McKinsey on banking and debt
A recent report by the consultancy McKinsey highlights how much the world has not deleveraged since the onset of the financial crisis. Many newspapers have jumped on the occasion to question whether or not the policies adopted since the crisis were the right ones (FT, Telegraph, The Economist…). This is how the total stock of debt has evolved since 2000:
As the following chart shows, the vast majority of countries saw their overall level of debt increase:
McKinsey affirms that “household debt continues to grow rapidly, and deleveraging is rare”, and that the same broadly applies to corporate debt. China is an extreme case: total debt level, as a share of GDP, grew from 121% of GDP in 2000, to 158% in 2007 to…282% at end-H114. And growing.
Unsurprisingly, household debt is driven by mortgage lending (including in China). It isn’t a surprise to see house prices increasing in so many countries. How this is a reflection that we currently are in a sustainable recovery, I can’t tell you. How this is a signal that monetary policy has been ‘tight’, I can’t tell you either. If monetary policy has indeed been ‘tight’, then it shows the power of Basel regulation in transforming a ‘tight’ monetary policy into an ‘easy’ one for households through mortgage lending. How this total stock of debt will react when interest rates start rising is anyone’s guess…
McKinsey’s claim that “banks have become healthier” is questionable at best, as they use regulatory Tier 1 ratios as a benchmark. Indeed a lot of banks have boosted their Tier 1 ratio by reducing RWA density (i.e. the average risk-weight applied to their assets) rather than actually raising or internally generating extra capital.
As expected given how capital intensive corporate lending has become thanks to our banking regulatory framework, and in line with recent research, banks are now mostly funding households at the expense of businesses:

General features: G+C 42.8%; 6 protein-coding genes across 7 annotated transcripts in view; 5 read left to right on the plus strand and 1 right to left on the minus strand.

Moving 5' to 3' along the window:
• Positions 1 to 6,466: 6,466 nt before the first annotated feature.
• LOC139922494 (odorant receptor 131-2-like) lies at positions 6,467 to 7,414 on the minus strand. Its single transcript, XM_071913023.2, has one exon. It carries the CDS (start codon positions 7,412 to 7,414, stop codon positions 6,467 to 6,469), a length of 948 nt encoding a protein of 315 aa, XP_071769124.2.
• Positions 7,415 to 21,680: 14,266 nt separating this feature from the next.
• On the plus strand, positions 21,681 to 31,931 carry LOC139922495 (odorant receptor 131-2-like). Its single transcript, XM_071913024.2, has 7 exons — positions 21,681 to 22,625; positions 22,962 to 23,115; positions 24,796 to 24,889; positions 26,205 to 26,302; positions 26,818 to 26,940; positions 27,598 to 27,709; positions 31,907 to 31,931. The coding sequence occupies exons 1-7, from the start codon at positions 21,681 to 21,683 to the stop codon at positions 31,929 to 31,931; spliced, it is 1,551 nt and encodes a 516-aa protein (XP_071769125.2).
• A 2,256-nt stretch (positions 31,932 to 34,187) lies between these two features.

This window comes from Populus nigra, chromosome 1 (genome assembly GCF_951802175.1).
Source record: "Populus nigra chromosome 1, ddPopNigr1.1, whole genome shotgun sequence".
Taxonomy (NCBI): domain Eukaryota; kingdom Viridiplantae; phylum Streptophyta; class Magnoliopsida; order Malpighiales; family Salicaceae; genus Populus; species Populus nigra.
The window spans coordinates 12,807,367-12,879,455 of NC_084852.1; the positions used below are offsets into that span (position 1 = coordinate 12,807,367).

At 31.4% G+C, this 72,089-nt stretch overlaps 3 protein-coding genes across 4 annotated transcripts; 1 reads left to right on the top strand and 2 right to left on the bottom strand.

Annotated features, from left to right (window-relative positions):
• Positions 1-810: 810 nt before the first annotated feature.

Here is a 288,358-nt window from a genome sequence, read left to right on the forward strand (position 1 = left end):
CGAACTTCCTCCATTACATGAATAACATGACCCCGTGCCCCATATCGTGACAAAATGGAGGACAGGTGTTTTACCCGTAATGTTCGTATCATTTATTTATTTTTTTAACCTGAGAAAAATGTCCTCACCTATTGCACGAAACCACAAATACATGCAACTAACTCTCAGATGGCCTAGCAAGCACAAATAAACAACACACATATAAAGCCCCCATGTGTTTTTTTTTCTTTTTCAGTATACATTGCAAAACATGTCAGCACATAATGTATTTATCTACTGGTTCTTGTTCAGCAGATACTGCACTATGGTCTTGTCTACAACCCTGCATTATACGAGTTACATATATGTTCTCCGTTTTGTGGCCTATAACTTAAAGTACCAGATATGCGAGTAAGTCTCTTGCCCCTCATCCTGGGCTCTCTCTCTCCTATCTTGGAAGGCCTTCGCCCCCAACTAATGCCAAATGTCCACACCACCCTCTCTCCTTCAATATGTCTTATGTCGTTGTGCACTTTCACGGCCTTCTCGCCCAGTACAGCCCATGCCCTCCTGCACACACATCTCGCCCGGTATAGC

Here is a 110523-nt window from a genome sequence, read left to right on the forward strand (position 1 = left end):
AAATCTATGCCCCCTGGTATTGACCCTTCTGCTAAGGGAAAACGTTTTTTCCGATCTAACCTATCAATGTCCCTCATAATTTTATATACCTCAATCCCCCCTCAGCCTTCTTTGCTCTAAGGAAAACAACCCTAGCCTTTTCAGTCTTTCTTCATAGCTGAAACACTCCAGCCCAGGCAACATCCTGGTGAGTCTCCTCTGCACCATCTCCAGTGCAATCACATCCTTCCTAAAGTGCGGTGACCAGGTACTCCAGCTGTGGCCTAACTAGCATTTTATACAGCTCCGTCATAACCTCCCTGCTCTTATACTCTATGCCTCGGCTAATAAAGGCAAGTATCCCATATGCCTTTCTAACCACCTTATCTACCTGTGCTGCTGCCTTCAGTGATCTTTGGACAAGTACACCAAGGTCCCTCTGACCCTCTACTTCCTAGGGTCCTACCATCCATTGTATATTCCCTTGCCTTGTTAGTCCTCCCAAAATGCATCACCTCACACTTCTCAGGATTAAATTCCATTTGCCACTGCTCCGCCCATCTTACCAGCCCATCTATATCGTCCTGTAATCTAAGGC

McKinsey highlights that P2P lending, while still small in terms of total volume, doubles in size every year, and is mostly present in China and the US.
And in fact, in another article, McKinsey explains that the digital revolution is going to severely hit retail banking. I have several times described that banks’ IT systems were on average out-of-date, that this weighed on their cost efficiency and hence profitability, and that it even possibly impaired the monetary policy transmission channel. I also said that banks needed to react urgently if they were not to be taken over by more recent, more efficient, IT-enabled competitors. A point also made in The End of Banking, according to which technology allows us to get rid of banks altogether.
McKinsey is now backing up those claims with interesting estimates. According to the consultancy, and unsurprisingly, operating costs would be the main beneficiary of a more modern IT framework:
McKinsey goes as far as declaring that:
The urgency of acting is acute. Banks have three to five years at most to become digitally proficient. If they fail to take action, they risk entering a spiral of decline similar to laggards in other industries.
Unfortunately, current extra regulatory costs and litigation charges are making it very hard for banks to allocate any budget to replace antiquated IT systems.
If banks already had those systems in place as of today, I would expect to see lending rates declining further – in line with monetary policy – across all lending products as margin compression becomes less of an issue. In a world where banks have zero operating cost, its net interest income doesn’t need to be high to generate a net profit.
In the end, regulators are shooting themselves in the foot: not only new regulations and continuous litigations may well have the effect of facilitating new non-banking firms’ takeover of the financial system, but also monetary policy cannot have the effect that regulators/central bankers themselves desire.